The List Pistols
April 27, 2022

The 20 best punk movies

"The best punk movies are stories that tap into the spirit of the time through imagined characters and invented situations. A biopic can’t help treating its protagonists as exceptional figures—stars commanding the stage of History—in a way that undercuts the iconoclastic, 'no more heroes' spirit of punk" - the Simon Reynolds writes introducing his best punk movies list, which goes from "the first punk movie" 'Jubilee' to 'We Are the Best!' by Lukas Moodysson.

"A fascinating look at a fascinating article" - Music Journalism Insider writes in an announcement of the latest edition of their Notes On Process segment. MJI's Todd L Burns talked to music writer Simon Reynolds about his 1992 Melody Maker article 'Gathering of the Tribes' about a free party that drew tens of thousands of ravers to the English countryside. MJI shared Reynolds' final draft and the article that came out in the UK music weekly. A great read!

“In the wake of criminalisation, our nighttime and festival industries had become a massive success... It was still rave, at the end of the day. The spirit was still alive and kicking in the people who chose to get fucked up and go dancing together at every possible opportunity” - author and rave veteran Matthew Smith writes in his new photo-book of ​’00s clubs. Music journalist Simon Reynolds goes beyond the obvious: "In the public but intimate setting of the rave, private fantasies that can’t be expressed within the strictures of routine existence are enacted... We see people both losing themselves and finding themselves, building a collective dreamworld under the cover of night”. The Face invites us to step inside 'Full On, No-Stop-All Over'.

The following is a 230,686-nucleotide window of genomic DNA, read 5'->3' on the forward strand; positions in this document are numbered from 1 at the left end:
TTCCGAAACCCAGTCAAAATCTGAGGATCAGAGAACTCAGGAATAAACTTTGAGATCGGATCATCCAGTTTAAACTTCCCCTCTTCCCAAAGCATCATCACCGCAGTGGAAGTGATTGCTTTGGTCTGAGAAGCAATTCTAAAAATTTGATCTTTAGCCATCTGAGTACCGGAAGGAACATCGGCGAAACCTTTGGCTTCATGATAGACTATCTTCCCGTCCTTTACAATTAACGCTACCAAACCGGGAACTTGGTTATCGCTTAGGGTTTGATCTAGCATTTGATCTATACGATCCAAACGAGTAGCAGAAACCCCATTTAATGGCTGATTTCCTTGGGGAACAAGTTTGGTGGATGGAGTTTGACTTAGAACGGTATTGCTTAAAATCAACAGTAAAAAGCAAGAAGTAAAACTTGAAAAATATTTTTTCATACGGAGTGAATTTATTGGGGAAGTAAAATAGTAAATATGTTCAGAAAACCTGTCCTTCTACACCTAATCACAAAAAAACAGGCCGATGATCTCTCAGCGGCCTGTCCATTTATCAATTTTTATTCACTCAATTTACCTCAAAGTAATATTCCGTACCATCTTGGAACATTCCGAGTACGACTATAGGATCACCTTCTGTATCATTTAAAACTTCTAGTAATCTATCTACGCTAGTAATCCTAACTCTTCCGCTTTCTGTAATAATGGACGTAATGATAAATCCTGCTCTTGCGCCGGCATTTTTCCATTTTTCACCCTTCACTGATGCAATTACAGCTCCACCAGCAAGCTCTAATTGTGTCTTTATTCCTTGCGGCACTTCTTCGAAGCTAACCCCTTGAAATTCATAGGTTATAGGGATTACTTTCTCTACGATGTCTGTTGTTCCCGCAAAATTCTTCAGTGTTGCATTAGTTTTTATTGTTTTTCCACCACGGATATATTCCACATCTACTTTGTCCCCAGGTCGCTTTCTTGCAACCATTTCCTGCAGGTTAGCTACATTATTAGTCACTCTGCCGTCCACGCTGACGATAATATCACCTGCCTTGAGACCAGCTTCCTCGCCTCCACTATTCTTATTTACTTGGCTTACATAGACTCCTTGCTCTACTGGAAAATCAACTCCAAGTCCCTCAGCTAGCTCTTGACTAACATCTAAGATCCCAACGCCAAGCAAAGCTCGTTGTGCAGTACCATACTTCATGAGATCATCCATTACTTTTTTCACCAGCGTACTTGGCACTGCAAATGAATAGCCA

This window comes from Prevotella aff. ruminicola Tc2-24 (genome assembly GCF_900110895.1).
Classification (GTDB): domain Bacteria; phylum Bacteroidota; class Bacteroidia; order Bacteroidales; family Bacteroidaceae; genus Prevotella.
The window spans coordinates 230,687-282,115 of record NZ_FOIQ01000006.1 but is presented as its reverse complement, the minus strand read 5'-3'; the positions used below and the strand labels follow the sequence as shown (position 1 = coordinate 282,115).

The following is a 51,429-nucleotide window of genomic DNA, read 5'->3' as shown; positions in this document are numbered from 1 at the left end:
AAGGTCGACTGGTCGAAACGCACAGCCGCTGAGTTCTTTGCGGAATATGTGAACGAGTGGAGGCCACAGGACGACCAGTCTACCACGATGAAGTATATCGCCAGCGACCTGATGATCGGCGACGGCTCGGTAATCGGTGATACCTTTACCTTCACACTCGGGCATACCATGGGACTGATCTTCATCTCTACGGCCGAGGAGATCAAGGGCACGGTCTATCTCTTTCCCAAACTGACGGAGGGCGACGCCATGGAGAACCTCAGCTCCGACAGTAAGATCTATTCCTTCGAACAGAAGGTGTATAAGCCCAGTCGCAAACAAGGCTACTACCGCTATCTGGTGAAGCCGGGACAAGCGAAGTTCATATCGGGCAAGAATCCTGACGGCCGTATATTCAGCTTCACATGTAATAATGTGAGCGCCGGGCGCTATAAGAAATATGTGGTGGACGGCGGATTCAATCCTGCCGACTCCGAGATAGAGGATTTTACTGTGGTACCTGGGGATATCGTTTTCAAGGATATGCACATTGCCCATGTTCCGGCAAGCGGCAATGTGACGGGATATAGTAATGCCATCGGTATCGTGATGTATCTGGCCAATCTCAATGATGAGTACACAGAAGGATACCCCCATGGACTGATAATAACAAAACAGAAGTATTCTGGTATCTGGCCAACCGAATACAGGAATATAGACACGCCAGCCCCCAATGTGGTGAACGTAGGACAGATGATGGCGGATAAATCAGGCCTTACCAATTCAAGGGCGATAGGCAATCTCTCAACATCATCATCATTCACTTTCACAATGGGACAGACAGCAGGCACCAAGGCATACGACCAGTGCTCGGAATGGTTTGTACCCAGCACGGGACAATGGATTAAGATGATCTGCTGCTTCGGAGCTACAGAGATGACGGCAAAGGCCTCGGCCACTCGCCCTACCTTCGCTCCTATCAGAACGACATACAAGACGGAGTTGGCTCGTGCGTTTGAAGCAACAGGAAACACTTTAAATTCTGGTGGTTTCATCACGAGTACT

In an amazing turn of concepts, audio archivist Luke Owen has released a compilation of not the music, but the commercials played between the songs on pirate radios. The great Simon Reynolds says "these pirate adverts are joyous mementoes of enterprising fun, young people grabbing good times at the outer edge of the law". 'London Pirate Radio Adverts 1984-1993' Vol 1 is available digitally at a name-your-price rate and for £7.50 as a limited-edition cassette tape.

Journalist and publicist has two points in his article: streaming is killing the idea of a mainstream, and second - even the astronomically famous have had to resort to ruses to commandeer public attention. On the bright side - "in this flourishing post-geographical world of 'local' cultures not tied to location, small is bountiful and […]